It’s been a year since Geoff Varell, 38, and his two sons were plucked from the ocean by the Coast Guard after they abandoned their boat off Cape Canaveral, yet the resident of Sanford, Florida, says the experience still haunts him. “I don’t know that it will ever leave us as a family,” he says. “It was traumatic for me because my kids were involved, but I don’t mind sharing the story if someone else can learn from it.”
Varell, a lifelong boater, launched his 20-foot, outboard-powered center console from Jetty Park on May 28 in the hopes of catching dolphin at a popular spot called The Cones. With him were his sons Gregory (9 at the time) and Grayden (7), and his friend Chris Westhelle. The weather looked promising, with predictions for 1- to 2-foot seas. Once the crew got offshore, though, a small storm system had emerged and seas were running 3 to 4. But because the kids seemed okay and there were other boats nearby, the men went ahead and put out lines to troll. That’s when Varell saw water coming into the engine well.
“We kicked on the bilge pump and tried to diagnose the problem, but within minutes, the well was submerged and water was coming over the transom,” said Varell. Remaining calm, even as seas swelled to 4- to 6-footers, the men called in a Mayday over Channel 16. After a few attempts, they received a reply from someone on the other end who confirmed the boat’s coordinates. They thought it was the Coast Guard; later the crew would learn the Coasties never received the call. Assuming help would arrive soon, Varell moved his group to the bow to wait for a rescue team. It was then the boat dipped sharply to starboard and took on water over the gunwale. The captain gave the order to abandon ship. “That decision still troubles me, because I know the safest place to be in this situation is with the boat, but I was concerned we would roll. And if that happened, it’d be too tough on the kids.”
Before leaving the boat, Varell grabbed flares and his ACR ResQLink personal locator beacon. While floating in the water with his son Gregory lying face up on his chest (Grayden was in the same position on Westhelle’s torso), he quickly shot three flares, assuming the boats nearby would respond. Those crews never saw the signals and eventually left the area. Varell also powered on the ResQLink, a device he’d bought for about $250 a few years before at the urging of a good friend. Varell never imagined he’d have to use it.
The ResQLink successfully transmitted a distress message to the Coast Guard. Two hours after Varell and his crew abandoned ship—and just as Grayden’s lips were beginning to turn blue—a plane spotted the group. A cutter arrived on the scene shortly after.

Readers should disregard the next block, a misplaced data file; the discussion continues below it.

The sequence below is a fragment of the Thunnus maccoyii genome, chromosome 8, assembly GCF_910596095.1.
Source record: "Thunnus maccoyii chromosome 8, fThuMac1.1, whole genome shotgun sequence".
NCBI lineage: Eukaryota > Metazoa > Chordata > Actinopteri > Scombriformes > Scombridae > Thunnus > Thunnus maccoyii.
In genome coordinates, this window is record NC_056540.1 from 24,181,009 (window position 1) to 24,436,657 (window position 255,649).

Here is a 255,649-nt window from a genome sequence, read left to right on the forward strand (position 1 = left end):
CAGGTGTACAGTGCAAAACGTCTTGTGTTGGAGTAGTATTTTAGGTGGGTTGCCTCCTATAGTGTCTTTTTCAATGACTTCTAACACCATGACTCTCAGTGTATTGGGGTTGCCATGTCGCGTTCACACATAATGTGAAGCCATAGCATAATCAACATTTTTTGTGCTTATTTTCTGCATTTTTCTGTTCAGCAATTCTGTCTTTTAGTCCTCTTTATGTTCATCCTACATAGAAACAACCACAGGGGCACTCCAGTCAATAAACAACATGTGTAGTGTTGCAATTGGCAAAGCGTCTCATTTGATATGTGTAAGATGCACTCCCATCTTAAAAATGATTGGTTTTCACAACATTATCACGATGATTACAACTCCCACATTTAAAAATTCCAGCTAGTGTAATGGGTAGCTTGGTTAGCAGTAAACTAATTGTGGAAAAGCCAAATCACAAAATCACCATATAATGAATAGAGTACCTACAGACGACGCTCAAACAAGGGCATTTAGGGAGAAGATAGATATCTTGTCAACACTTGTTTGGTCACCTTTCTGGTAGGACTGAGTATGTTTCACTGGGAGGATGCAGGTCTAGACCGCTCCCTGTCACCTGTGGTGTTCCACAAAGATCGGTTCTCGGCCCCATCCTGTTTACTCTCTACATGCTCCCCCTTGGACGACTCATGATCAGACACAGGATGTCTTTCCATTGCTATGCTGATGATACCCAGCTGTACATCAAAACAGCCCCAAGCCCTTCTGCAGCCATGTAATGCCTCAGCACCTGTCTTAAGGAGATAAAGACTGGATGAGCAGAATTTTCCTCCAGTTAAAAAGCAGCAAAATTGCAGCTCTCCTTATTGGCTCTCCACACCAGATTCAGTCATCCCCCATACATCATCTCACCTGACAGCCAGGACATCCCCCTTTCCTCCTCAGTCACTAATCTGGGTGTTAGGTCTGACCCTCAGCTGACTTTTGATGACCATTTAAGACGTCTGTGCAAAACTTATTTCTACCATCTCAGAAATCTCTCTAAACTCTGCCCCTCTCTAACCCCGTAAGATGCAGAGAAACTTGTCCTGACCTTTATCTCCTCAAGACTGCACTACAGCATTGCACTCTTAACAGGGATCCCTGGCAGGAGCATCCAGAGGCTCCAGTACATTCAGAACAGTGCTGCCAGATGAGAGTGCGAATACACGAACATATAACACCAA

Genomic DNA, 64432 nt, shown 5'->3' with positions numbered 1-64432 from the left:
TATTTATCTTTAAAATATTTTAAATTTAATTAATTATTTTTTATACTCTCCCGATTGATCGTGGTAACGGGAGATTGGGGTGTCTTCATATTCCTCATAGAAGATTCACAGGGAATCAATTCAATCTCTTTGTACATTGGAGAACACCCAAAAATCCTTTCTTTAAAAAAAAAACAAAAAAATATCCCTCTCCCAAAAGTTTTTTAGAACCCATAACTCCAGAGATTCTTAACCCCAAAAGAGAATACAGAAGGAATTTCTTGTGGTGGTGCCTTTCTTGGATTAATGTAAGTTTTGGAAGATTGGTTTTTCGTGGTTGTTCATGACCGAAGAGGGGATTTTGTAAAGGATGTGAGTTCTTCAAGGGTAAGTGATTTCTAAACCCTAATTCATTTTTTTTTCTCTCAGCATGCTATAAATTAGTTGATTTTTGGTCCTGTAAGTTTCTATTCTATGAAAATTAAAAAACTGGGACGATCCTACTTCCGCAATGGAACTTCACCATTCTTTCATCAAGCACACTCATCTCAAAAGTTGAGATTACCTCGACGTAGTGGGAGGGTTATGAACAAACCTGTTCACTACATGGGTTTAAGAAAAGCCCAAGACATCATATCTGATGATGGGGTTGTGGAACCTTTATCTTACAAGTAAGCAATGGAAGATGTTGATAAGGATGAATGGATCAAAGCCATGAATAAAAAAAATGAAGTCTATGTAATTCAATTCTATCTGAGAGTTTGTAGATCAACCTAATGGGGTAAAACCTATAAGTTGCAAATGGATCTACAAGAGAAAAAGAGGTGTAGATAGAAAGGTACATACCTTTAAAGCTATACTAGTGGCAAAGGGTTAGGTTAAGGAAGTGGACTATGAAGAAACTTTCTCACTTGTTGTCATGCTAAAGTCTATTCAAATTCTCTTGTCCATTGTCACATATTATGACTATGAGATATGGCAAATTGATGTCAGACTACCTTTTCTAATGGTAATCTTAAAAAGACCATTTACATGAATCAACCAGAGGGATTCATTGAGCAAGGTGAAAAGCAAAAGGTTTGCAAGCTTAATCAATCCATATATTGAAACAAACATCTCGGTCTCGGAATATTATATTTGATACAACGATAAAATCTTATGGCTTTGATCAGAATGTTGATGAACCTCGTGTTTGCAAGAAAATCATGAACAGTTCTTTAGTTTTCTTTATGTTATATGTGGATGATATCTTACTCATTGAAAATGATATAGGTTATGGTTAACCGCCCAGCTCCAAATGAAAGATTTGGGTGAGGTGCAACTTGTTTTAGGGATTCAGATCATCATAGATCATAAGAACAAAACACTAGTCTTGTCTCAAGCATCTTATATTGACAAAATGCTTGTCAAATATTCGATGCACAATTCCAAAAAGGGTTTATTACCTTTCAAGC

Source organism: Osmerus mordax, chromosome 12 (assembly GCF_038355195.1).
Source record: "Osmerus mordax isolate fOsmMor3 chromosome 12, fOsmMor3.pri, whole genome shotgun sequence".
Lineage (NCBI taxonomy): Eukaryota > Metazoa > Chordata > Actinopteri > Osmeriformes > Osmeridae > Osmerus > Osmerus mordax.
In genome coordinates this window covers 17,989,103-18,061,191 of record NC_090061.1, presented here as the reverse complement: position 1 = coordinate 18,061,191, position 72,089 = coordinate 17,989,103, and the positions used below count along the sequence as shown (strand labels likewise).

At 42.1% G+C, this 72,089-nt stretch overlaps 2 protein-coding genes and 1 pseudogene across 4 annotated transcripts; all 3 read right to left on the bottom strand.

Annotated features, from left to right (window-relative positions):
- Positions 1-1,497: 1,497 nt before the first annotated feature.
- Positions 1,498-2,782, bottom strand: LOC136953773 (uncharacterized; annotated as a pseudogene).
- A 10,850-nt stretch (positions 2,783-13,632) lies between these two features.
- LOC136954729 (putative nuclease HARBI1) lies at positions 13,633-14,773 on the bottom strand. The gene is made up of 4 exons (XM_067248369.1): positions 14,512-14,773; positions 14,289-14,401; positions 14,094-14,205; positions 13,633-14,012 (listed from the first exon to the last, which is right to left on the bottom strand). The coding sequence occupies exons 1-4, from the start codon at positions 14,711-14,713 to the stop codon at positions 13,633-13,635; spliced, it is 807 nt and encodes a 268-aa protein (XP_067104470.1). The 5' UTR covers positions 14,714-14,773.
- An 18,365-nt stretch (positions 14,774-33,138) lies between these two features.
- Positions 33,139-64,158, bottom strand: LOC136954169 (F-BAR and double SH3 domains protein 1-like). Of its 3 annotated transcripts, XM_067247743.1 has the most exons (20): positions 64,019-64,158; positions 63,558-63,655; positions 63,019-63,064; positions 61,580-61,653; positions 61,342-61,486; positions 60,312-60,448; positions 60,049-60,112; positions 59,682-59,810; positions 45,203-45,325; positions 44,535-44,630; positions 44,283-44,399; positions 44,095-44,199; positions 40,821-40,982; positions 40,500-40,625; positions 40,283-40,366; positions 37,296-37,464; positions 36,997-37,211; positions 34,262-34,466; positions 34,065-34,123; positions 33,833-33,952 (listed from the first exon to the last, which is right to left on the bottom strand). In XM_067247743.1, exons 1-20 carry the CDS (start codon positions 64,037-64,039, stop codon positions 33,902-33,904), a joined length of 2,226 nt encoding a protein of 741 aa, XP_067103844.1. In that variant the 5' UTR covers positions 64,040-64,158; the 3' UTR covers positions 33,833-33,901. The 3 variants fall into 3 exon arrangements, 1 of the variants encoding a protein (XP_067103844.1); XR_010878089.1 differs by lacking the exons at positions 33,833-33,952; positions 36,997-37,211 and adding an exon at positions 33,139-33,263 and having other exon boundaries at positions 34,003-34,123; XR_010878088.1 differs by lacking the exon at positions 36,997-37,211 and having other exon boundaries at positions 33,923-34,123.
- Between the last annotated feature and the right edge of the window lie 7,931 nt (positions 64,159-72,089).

“I only bought the ResQLink because my friend encouraged me to. He said he wouldn’t go fishing with me unless I had one on my boat. At the time, I viewed it as extra equipment that would never be used. My boat had all of the federal- and state-required safety devices. I thought that was enough. But there’s no doubt about it, that beacon saved our lives. I’ll never go offshore without one again.”
Boating Safety Tip Sheet
Geoff Varell learned life-changing lessons about boating safety the hard way when he had to abandon ship off Florida. Here are a few more tips he wants to share.
♦ Get a ditch bag. On that day, all of our safety gear was stored in a waterproof box, which I had never tested to find out if it could float. And because it was hard to maneuver, I left the boat without it. That left us in the water without our whistle, mirrors and other gear. I should have had everything stowed in a ditch bag.
♦ Talk safety at the dock. Once we started to take on water, things happened fast. Chris was doing all he could to help, but he didn’t know where things were and how all of the equipment worked. Now I understand the importance of doing a safety briefing before casting off lines.
♦ Don’t forget a safety line. My boat had the required safety gear, but it didn’t have a safety line, and that’s the thing we really needed once we were off the boat.
Safety & Rescue at Sea
Boaters University Unveils Its Latest Course. “Safety and Rescue at Sea” is replete with practical tips for dealing with emergencies on the water, but the most valuable insights it offers are about preparation and evaluating risk. Knowing how to prepare and how to parse danger create a boating environment in which crises are far less likely to happen, and if disaster does strike, the course will have prepared you to cope more effectively.